Let us begin from the first point. We have already seen how the abnormal growth of control and subjugation dispositifs determines a corresponding decrease of individual and collective freedom. Dividing barriers, blocks to the circulation of ideas, languages and information, surveillance mechanisms activated in the more sensitive areas of a city, constitute more and more forms of devitalization [devitalizzazione], which are, on the one hand, necessary to avoid, and on the other hand to be countered with all legitimate means. This is particularly difficult. First because the contemporary dispositifs, e.g. the biometrics measures taken in border crossings, the photoelectric cells framing every our movement, or the wiretappings recording our words or messages, are also aimed at the protection of ourselves and society. But it is difficult for another, more fundamental, reason. That is because, as Foucault has perfectly explained, the subjectification [soggettivazione], which gives sense to our practices, always passes through a form of subjugation –so that escaping from subjugation always involves an effect of de-subjectification [desoggettivazione]. Therefore, the exodus from these dispositifs, or their deactivation, always involves a double result: we have at the same time liberation and isolation, that is emancipation and impoverishment. For instance, it is obviously possible to live outside the internet network, but it implies, as an effect, the disorientation with respect to the globalized world. A preventive discrimination among dispositifs of prohibition, dispositifs of control and dispositifs of subjugation, should be done before producing their deactivation, or simply before being captured by them. That is, a discrimination among systems capable of facilitating our collective and individual experience, and apparatuses which, on the contrary, reduce its vital power. Or even, a zone of silence within a communication system now extended to every moment of our lifetime should be preserved as well.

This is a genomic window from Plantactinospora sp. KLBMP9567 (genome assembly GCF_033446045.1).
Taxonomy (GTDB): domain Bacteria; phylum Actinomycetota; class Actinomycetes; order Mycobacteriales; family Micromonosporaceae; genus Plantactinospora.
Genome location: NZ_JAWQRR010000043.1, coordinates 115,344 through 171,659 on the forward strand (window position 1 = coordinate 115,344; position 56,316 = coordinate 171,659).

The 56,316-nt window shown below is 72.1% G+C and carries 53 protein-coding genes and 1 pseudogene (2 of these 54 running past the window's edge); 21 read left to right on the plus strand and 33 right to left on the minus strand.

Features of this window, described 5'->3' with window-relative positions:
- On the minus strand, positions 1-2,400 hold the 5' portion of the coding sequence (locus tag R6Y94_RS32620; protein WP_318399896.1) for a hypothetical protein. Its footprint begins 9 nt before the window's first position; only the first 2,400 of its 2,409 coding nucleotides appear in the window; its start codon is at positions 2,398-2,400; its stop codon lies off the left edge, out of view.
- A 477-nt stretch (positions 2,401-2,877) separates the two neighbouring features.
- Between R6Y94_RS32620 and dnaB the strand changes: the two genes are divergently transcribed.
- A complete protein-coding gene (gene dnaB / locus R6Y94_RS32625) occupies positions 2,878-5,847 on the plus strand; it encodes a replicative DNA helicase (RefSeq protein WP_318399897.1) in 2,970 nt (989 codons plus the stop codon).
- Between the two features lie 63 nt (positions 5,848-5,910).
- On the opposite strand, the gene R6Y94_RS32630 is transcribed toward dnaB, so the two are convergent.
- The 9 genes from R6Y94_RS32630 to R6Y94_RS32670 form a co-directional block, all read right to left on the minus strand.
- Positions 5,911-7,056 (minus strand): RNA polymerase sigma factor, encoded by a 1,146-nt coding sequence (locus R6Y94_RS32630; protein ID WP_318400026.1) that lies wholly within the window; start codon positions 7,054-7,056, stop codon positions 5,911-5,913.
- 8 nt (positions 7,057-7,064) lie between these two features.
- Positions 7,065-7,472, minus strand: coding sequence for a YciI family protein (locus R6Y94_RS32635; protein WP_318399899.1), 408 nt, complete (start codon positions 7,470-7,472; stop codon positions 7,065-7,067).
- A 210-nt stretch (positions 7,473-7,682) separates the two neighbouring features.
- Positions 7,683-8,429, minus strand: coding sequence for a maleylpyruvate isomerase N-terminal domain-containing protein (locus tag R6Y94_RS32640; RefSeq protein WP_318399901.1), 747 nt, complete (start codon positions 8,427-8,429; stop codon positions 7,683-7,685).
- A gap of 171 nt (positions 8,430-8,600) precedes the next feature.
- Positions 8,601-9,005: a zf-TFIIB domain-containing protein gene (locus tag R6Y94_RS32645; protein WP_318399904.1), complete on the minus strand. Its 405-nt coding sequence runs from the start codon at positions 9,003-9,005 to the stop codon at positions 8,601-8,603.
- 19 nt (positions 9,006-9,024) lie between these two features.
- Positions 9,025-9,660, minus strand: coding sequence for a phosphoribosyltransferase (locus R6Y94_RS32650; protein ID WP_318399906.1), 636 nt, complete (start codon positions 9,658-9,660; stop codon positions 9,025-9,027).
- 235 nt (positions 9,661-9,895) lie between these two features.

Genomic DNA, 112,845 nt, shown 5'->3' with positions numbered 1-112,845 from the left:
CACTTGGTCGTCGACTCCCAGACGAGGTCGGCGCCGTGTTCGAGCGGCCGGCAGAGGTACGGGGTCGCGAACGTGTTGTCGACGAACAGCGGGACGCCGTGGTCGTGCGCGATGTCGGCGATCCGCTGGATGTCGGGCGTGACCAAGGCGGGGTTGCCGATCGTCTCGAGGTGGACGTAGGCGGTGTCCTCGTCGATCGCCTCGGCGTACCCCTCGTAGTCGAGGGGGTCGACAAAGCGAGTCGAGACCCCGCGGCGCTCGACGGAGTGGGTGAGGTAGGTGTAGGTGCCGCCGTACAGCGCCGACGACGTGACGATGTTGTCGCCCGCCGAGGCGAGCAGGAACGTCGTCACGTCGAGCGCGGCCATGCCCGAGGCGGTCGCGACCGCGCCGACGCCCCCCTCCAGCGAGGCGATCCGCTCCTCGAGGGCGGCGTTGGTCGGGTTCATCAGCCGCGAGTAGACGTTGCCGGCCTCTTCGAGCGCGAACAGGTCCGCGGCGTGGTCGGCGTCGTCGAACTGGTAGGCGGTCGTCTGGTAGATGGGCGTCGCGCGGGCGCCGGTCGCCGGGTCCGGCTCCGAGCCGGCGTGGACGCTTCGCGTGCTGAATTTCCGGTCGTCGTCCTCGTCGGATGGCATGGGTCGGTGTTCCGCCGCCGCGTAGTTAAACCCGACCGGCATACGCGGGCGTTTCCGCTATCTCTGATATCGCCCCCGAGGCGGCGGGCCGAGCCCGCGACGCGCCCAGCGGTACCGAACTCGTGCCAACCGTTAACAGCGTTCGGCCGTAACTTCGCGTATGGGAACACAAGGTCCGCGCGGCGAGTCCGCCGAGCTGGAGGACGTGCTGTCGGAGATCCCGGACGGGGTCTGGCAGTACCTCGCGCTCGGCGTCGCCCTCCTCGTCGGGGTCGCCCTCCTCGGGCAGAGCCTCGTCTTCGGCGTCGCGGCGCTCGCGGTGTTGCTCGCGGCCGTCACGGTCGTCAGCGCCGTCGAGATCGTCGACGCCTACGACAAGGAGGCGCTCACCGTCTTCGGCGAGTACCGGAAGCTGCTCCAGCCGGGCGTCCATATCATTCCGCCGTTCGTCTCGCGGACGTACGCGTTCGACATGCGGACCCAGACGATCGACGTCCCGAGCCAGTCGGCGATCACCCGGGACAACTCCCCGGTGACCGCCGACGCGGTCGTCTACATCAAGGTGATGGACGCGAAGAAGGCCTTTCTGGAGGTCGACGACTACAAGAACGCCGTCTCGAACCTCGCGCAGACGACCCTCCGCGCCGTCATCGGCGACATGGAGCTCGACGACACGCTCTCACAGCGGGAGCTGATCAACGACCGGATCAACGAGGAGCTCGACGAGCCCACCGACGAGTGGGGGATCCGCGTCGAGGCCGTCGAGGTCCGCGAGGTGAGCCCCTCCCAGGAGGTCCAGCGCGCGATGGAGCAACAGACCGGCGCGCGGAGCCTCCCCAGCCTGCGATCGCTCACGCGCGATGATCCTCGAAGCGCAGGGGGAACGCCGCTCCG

But this is not enough. This is nothing but the negative side –as it is an individual subtraction– of a strategy which must be played even within its positive side. The production of spaces, spheres, and common dimensions, more and more threatened by the intrusiveness of their opposite, must be placed together with the practices of unbinding the immunitarian binds. When reflecting on the term and concept of ‘common’, we can see it being characterized by three different contraries, but which all converge in a contrastive effect –these are the concepts of ‘proper’, ‘private’, and ‘immune’. Each one of them opposes itself in a different way to the semantic of the common, that is in the different but convergent shapes of appropriation, privatization and immunization. These are three ways of dissolution of the social link, but before that, of that idea of ‘common good’ more and more reduced in intensity and extension within a world which still wants itself to be global. Recently, not only philosophers but even lawyers have started a semantic reconstruction of the concept of ‘common good’, which is connected to those, opposite and specular, of private good and public good. The law itself arose in Rome as private law, destined to ratify in a juridically codified shape the originary appropriation of things, and even of certain human beings reduced to the status of things, by those who by force proclaimed themselves as the owners. This dynamic of appropriation was joined, in modernity, by that of making public the goods assigned to the control and usufruct of the State organisms. In this way, the space of the common, being not appropriable neither by single individuals nor by the State, had become increasingly narrow, coinciding with the zone, juridically undecidable, of the res nullius, that is of the ‘thing of nobody’ [la cosa di nessuno]. When the general immunitarian mechanism got started, such a retreat of the common –under the convergent pressure of the proper, the private and the public– became even more sweeping. Immunity did not merely strengthen the boundaries of the proper, but did progressively invest the public sphere. Sovereignty effectively proved to be the first and fundamental immunitarian dispositif together with the categories, preventively immunized, of property and liberty.